21. ^ "August 2021 Newsletter, Volume 160". Archive of Our Own. Organization for Transformative Works. 21 September 2021. Retrieved 26 July 2023. Accessibility, Design, & Technology deployed a code update to limit how many tags you can add to a work. Although this change will limit the number of fandom, character, relationship, and additional tags on each work to a maximum of 75, works that already have over 75 tags will keep all of their tags unless the creator tries to update it, and they should not be reported to the Support or Policy & Abuse teams.
  22. ^ Romano, Aja (26 February 2021). "The internet's most beloved fanfiction site is undergoing a reckoning". Vox. Retrieved 26 July 2023.
  23. ^ a b Fiesler, Casey (9 April 2019). "Why This Fan Fiction Site's Surprise Hugo Nomination Is Such a Big Deal". Slate Magazine. Retrieved 26 October 2022.
  24. ^ "Tag Search". Archive of Our Own Beta. Organization for Transformative Works. Retrieved 27 April 2023.
  25. ^ a b c Baker-Whitelaw, Gavia (15 July 2013). "Unpacking the unofficial fanfiction census". The Daily Dot. Archived from the original on 27 June 2016. Retrieved 19 September 2016.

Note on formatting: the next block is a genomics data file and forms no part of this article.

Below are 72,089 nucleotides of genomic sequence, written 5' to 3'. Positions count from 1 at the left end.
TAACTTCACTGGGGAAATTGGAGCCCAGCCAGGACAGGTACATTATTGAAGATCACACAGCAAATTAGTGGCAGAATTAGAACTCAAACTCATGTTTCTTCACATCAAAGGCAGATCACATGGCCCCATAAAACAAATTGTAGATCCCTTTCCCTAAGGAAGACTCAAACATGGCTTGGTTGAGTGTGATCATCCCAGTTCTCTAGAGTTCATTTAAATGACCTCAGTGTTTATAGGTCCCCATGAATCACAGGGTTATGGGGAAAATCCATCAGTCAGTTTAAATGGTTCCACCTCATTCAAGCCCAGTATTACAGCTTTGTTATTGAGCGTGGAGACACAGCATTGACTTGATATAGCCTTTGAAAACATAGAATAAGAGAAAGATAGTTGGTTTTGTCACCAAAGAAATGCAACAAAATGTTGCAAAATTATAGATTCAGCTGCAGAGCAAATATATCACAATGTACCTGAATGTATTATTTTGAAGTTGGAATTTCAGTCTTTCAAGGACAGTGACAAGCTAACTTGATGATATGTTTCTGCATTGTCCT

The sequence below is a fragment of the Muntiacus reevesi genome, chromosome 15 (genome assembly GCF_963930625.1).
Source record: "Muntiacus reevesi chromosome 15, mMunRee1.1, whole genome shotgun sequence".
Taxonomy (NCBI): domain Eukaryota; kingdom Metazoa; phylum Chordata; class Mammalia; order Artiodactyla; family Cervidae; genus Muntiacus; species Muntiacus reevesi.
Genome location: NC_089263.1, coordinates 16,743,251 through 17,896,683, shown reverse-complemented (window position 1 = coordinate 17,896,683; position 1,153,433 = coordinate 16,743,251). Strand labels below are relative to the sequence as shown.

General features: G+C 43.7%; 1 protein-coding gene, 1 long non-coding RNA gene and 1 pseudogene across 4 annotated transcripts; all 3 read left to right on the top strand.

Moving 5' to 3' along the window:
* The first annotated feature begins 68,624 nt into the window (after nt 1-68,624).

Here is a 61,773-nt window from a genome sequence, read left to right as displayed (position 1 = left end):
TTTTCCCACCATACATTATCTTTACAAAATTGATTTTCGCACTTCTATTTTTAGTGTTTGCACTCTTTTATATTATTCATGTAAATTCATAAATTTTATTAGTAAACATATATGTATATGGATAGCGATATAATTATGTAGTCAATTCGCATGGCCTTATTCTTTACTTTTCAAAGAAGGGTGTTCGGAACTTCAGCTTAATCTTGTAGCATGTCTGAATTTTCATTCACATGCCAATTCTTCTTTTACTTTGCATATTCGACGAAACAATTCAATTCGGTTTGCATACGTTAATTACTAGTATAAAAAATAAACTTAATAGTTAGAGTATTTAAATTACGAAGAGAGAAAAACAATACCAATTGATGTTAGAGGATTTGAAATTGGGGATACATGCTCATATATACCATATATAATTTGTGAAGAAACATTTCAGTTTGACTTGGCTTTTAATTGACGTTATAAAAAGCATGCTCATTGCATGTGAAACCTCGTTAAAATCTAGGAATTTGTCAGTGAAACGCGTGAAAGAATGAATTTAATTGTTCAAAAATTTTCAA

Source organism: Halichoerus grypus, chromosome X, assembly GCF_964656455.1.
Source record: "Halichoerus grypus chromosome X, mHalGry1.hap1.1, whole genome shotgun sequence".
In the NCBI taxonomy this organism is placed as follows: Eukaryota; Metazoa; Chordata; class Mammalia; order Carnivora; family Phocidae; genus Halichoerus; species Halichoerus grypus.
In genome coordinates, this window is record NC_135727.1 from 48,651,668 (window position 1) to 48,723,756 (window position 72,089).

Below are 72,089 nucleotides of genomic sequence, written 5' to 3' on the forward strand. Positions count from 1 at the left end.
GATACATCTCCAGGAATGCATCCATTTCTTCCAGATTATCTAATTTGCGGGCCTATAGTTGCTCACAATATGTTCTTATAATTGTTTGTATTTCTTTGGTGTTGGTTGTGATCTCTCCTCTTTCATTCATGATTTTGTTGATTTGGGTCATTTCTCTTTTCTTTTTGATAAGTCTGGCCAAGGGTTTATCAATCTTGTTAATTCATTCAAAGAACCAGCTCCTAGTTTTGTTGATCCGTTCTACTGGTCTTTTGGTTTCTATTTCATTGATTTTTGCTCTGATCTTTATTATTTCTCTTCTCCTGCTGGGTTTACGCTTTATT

26. ^ "Tag FAQ". Archive of Our Own Beta. Organization for Transformative Works. Retrieved 27 April 2023.
  27. ^ Bryson, Norman; Ann Holly, Michael; P.F., Keith (15 May 1994). Visual Culture: Images and Interpretations (1 ed.). CT: Wesleyan University Press. ISBN 9780819562678.
  28. ^ Döring, Nicola (2 December 2020). "Erotic Fan Fiction". In Lykins, Amy (ed.). Encyclopedia of Sexuality and Gender. New York City: Springer. pp. 1–8. doi:10.1007/978-3-319-59531-3_65-1. ISBN 978-3-319-59531-3. S2CID 229183598.
  29. ^ Tosenberger, Catherine (2008). "Homoesexuality at the Online Hogwarts: Harry Potter Slash Fanfiction". Children's Literature. 36: 185–207. doi:10.1353/chl.0.0017. S2CID 143937185.
  30. ^ McCulloch, Gretchen (11 June 2019). "Fans Are Better Than Tech at Organizing Information Online". Wired. Archived from the original on 11 June 2019. Retrieved 11 June 2019.